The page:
José Acosta-Córdova is a first-year Ph.D. student in Geography and GIS. He was born in Chicago, Illinois, and raised in the South Valley, Albuquerque, New Mexico. His roots in Chicago date back to the 1950’s, when his family first arrived in the city from Jalisco, México, and settled in the area just west of the Jane Addams Hull House, in what is now the University of Illinois at Chicago (UIC).
He completed his Master’s degree in Urban Planning and Policy, at the College of Urban Planning and Public Affairs, at UIC. He also holds a Bachelor of Arts in Urban and Public Affairs from UIC. He is the former President and Co-Founder of the Latino Planning Organization for Development, Education, and Regeneration (LPODER) at UIC. LPODER was nationally recognized by the Latinos and Planning Division of the American Planning Association (APA) for its work with high school youth of color, as well as the numerous events they hosted regarding issues facing Latino/a/x people in urban environments throughout the western hemisphere.
He is the author of the Latino Neighborhoods Report: Issues and Prospects for Chicago, which he authored during his second year of graduate school while working as a Research Assistant at the Institute for Research on Race and Public Policy (IRRPP). The report, received widespread media and was produced for Metropolitan Family Services. It contains demographic information on twelve neighborhoods in Chicago where Latinos are the largest racial/ethnic group, along with an overview of Latinos in Chicago.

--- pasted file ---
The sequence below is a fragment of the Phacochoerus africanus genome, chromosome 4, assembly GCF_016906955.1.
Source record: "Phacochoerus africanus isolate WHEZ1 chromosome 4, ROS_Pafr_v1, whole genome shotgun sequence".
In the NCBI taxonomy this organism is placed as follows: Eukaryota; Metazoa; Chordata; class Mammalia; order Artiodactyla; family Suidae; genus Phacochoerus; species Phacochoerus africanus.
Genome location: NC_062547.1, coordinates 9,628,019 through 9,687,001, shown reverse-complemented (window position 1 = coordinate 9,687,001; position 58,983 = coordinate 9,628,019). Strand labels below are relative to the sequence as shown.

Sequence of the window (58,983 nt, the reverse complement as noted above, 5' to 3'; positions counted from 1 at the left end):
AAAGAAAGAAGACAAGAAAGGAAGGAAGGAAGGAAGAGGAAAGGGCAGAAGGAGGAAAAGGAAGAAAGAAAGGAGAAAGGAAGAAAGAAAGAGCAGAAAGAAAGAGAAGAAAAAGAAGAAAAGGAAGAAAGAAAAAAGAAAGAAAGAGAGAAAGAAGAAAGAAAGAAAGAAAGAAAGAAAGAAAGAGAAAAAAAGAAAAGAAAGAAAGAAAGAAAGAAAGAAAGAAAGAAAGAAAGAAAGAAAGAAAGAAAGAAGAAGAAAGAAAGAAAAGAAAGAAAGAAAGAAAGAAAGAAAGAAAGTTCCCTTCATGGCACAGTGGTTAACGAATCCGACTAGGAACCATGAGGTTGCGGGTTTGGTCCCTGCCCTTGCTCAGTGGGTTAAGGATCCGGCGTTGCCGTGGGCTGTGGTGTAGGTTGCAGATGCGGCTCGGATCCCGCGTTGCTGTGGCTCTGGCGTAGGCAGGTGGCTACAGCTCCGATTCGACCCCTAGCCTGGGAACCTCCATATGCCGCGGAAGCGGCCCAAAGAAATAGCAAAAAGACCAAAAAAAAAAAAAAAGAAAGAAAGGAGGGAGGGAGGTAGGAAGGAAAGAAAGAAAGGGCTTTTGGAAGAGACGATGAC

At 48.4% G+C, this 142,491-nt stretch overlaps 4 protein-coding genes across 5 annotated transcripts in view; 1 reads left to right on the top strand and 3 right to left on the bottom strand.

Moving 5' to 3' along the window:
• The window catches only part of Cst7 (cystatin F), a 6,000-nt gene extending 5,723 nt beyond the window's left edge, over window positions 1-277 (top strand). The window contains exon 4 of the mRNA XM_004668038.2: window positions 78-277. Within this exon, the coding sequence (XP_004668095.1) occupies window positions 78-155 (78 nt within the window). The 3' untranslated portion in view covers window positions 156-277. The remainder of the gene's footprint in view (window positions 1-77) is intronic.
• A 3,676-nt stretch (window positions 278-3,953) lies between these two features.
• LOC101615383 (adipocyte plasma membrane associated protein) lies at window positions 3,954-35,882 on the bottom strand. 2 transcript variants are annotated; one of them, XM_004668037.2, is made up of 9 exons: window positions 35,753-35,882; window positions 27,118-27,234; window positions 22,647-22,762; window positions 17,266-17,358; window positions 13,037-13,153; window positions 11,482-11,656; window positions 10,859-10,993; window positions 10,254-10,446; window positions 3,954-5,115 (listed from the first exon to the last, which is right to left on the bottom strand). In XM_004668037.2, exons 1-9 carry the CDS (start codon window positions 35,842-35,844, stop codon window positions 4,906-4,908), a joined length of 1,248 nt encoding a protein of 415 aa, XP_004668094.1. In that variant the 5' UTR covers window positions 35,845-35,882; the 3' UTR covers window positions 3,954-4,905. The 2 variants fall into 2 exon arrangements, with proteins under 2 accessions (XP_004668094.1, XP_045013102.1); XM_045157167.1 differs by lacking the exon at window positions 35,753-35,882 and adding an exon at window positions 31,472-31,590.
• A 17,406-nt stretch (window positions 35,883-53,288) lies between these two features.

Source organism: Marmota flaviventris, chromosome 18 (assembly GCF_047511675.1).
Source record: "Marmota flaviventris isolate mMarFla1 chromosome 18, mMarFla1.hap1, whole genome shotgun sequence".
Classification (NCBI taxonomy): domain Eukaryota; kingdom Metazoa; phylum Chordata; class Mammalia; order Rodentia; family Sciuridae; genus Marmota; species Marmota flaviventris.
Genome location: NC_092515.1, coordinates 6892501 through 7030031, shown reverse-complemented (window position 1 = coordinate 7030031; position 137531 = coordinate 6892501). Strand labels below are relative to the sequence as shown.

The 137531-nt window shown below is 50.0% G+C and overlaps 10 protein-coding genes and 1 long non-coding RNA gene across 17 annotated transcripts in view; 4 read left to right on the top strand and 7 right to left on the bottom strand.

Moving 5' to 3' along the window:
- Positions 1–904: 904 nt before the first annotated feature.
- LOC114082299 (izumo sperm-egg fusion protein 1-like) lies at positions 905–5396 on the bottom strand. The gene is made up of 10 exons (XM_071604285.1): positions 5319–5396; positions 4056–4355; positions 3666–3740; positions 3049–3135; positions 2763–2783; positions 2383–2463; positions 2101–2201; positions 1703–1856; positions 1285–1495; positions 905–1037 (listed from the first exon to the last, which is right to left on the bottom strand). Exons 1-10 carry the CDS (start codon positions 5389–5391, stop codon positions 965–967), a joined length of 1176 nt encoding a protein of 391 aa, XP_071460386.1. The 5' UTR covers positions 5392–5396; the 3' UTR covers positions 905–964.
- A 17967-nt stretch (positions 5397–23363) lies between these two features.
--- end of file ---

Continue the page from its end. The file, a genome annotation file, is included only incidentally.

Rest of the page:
José is the son of activists, and was raised in the environmental justice movement. He was part of the youth group of the SouthWest Organizing Project (SWOP), an organization based in Albuquerque, NM, which fights for racial and gender equality, and social, environmental and economic justice.
He will be studying issues related to transportation, environmental justice, and labor.